TLDR; Build an app, or not. Learn some skills. Empower some learners. Be awesome.
I was just at a tech conference and despite our best efforts to stay on a lofty conceptual level when talking about EdTech, some of the best attended sessions were when an app was being showcased. In fact, after his session, one of my teacher-tech friends leaned over and said, “Today, I discovered apps are like crack for teachers…”
This may be true because as a digital learning coach what I often hear is:
Is there an app for that?
Probably, but despite being superfly, I don’t want to be your pusher, man.
What I really want to do is empower the learners around me to be able to take their ideas and make them reality. One way is to enable teachers and students to create and curate the content that they interact with.
For instance: do you want an app based on a story created by IB International teachers; aligns with IB Learner Profile and teaches values, mindfulness and empathy while empowering kids to solve problems independently and while playing fun games? Do you want a story that kids can’t put down because every page has interactive animations, which makes the narrative come to life? Me too!
Well, lucky for you there is an app for that. Because two PYP teachers made it!
And you can too, more importantly, so can your learners.
Here are ED-ucations 10 steps for creating an app, as a teacher or as a teacher supporting students:
Step 1: Define Your Goal
Step 2: Research
Use the most powerful tool we have, and Google the app out of your app idea. Start following similar developers or products on Twitter, reach out to people who may have product that you like or use. Start conversations. Ask questions. Don’t be embarrassed by what you think you don’t know. Be fearless in your inquiry because this initial research has four main purposes:
Step 3: Get your community on-board (including parents and leadership)
Step 4: Storyboard the narrative
Jeff and I know, if you don’t have a path- you get lost pretty quick. You don’t have to stick to the path all the time, but you have to have a good idea of where you are going. This is where your storyboard comes in. Jeff and I needed a complicated storyline that would continue over 10 books and so we created a ongoing map for the entire 10 Learner Profiles, weaving each attribute through the plot. It was a long process, but we needed to think like teachers; how would we get kids to think, how would the story flow, and what Easter eggs of grown-up humor would we throw in so that even parents or teachers would enjoy the read?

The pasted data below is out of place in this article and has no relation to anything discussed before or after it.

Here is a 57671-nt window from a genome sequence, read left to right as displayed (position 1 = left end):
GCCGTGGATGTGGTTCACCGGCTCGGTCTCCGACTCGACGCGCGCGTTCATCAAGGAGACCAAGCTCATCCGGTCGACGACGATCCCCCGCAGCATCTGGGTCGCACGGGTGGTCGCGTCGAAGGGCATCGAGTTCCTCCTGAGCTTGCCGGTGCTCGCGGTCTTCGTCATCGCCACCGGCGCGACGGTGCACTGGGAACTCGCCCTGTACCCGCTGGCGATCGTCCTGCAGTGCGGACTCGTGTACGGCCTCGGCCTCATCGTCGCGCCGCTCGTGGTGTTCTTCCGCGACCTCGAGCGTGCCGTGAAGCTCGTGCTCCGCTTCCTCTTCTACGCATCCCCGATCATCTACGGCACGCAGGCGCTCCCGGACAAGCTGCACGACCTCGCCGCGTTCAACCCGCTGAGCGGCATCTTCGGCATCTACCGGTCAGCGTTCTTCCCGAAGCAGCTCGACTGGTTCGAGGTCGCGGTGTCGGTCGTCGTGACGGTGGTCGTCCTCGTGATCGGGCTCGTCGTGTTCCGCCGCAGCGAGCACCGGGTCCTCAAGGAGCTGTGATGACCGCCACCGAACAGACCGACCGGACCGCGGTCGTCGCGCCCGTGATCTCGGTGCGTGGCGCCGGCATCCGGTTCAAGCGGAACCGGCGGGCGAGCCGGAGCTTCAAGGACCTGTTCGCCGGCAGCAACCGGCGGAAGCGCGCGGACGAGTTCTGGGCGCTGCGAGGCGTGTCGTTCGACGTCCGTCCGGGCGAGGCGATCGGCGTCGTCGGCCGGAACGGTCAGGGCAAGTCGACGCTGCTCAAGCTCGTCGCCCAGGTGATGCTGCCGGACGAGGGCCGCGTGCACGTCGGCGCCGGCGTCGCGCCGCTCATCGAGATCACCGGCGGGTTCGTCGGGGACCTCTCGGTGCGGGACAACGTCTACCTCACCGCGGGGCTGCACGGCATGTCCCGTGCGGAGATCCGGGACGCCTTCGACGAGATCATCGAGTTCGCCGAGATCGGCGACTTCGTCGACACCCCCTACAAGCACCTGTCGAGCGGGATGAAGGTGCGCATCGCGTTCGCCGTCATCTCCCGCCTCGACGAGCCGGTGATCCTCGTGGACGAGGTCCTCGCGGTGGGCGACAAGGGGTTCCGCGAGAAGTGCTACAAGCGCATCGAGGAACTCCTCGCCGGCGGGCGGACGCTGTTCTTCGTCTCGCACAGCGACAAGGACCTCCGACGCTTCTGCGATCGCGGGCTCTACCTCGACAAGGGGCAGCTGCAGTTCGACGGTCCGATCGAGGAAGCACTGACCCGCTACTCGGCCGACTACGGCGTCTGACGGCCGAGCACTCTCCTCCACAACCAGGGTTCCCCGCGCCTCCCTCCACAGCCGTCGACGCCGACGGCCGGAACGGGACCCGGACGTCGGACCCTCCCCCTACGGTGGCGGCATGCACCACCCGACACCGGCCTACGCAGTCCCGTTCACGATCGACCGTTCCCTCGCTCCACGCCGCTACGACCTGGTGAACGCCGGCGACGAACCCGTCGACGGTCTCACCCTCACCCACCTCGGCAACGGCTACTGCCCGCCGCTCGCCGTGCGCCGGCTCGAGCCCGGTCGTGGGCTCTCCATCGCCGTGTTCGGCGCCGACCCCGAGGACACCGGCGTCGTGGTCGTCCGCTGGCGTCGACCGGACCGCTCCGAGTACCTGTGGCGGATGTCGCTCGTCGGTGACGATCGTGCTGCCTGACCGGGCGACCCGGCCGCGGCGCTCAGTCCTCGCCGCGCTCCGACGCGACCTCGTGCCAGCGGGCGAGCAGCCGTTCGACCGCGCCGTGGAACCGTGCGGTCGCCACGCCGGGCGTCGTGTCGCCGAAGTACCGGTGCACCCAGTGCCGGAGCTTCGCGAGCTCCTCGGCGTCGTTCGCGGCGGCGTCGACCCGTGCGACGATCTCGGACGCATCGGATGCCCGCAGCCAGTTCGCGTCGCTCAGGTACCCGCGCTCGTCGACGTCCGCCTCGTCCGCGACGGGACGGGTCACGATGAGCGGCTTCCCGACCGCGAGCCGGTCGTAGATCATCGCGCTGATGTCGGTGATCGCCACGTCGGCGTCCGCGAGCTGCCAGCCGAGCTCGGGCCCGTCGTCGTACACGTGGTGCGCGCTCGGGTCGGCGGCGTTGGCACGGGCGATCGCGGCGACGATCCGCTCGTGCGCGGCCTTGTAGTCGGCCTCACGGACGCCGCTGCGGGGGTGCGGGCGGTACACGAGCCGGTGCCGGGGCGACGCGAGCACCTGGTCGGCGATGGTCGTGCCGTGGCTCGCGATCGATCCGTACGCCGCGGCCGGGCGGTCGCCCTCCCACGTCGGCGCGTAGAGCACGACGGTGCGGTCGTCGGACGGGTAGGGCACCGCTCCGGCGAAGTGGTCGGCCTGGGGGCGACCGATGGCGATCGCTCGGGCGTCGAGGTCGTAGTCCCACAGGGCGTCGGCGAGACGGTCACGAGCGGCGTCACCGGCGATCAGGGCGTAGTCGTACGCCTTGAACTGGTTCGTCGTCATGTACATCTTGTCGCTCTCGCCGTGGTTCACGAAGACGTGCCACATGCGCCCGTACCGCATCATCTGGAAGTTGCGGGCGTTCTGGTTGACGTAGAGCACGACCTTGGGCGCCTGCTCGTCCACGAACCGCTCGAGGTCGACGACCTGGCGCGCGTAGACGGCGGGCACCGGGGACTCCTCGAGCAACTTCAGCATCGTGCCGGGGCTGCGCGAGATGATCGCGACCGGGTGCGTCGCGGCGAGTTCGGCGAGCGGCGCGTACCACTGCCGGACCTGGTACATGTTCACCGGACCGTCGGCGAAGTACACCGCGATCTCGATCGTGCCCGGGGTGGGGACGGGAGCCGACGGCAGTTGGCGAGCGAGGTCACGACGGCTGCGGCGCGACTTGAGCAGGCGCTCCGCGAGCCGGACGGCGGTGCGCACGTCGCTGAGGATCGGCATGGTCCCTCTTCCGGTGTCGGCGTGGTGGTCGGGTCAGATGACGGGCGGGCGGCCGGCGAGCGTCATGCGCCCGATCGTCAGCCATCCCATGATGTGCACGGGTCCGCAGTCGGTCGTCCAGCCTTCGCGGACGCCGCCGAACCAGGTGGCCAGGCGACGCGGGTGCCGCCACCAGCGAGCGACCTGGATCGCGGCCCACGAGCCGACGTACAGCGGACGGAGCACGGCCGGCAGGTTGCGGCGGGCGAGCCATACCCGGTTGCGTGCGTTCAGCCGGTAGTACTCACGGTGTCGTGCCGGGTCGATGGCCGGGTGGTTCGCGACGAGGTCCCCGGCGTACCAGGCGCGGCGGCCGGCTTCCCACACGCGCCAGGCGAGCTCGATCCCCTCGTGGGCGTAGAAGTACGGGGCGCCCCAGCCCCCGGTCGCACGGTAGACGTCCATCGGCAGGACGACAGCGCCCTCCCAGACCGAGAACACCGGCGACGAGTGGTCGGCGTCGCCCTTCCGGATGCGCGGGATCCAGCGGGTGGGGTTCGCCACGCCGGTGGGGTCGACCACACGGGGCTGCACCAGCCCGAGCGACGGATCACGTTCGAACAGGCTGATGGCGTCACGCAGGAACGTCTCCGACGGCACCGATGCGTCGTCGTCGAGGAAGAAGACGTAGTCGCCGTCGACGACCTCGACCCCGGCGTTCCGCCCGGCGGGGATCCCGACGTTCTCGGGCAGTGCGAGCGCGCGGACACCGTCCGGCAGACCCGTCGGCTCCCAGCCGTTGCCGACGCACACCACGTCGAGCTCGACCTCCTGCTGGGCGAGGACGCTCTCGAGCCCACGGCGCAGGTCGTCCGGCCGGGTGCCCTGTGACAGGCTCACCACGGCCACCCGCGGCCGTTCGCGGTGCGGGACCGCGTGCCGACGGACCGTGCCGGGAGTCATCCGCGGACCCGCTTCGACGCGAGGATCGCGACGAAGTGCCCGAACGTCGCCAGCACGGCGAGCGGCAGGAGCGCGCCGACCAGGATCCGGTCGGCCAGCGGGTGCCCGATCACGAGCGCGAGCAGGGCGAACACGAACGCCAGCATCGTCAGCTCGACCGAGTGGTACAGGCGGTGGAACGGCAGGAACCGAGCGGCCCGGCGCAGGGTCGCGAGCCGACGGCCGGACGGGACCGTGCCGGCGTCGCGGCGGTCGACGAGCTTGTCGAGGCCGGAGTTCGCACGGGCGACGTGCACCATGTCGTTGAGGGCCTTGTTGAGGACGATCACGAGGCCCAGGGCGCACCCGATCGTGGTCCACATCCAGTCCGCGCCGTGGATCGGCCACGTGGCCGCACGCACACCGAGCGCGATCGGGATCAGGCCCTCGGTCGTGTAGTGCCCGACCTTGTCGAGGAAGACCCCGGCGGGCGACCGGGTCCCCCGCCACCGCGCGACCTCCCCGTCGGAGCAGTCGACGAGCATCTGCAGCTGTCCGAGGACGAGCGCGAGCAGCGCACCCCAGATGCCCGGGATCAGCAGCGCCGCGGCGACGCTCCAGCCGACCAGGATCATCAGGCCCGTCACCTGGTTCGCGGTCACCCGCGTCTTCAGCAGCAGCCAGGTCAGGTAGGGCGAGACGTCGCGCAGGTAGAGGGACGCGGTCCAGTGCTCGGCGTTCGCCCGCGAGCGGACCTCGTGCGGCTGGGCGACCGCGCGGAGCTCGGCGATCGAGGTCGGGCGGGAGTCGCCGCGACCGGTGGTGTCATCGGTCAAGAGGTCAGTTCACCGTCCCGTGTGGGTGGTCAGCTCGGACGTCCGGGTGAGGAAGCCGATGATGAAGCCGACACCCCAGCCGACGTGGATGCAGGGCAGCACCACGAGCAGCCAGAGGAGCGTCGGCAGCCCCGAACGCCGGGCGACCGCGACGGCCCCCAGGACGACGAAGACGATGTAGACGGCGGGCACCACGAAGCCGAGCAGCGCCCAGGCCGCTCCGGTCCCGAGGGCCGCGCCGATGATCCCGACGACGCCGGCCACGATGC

Step 5: Start Sketching the app
Step 6: Create a Wireframe
Wireframing is the process of creating a mockup or prototype of your app. Without a developer this is difficult, however there are a few paid app creation tools that you can try out with your learners. Click on the images to access the tools.
Step 7: Define the Back End of Your Mobile App
Your wireframes and storyboard now become the foundation of your back-end structure. Draw a sketch of your servers, APIs, and data diagrams. Not sure about this? Go back to that the research step- as a teacher go talk to your tech team ask them about what would be needed to run your app at your school. Get them to draw it for you. Still lacking a developer AND your school has no tech team? No worries, skip to un-step 11.
Step 8: Start talking
Once your app has been defined pretty clearly, it is time to get started on the back end of your system. Jeff and I realized we lacked the tech skill for the back end of our project so we began to make relationships with other app developers who may be interested in our content. We forged those partnerships based on shared vision and an ethos of learning. We found a wonderful developer PonyApp that focused on Character education through fairy tales, and thought- why not? The developer will have to set up servers, databases, APIs, and storage solutions. This is out of your control, and this is where a good relationship of trust needs to be in place. BE FOREWARNED… this may take many, many months.
Step 9: Test Your Prototype
So now you have an app-like creature you have collaboratively created. Revert to your wireframe and ask friends, family, colleagues, and experts to help you review your prototype. Be shameless in asking for advice, ideas, get teachers, leadership, parents to play with the app and test it. Be unafraid to take their advice.
Step 10: Release Time!
UnStep Step 11: DeApp the App!
So you can't find a developer and still want to prototype without the fuss of learning an app to make an app. Learning is still happening without the tech. Think about the skills kids need to research, write, gamify, wireframe and connect with experts to help them- this is truly project based learning at it’s finest. Encourage and coach students to get to a point where they are totally unable to move forward (and you can no longer help them either) then simply ask: “So, what next?”
Give students access to social media, devices and experts and see what happens. Allow your students to amaze you. Even if they simply create a proposal for a developer to create their app, the enriched systems-thinking and problem solving they engaged in throughout the process is incredible learning in action.
Don't get stuck thinking that the product is the most important part of app development. Be sure to embrace failure! Most importantly, have fun on your learning journey.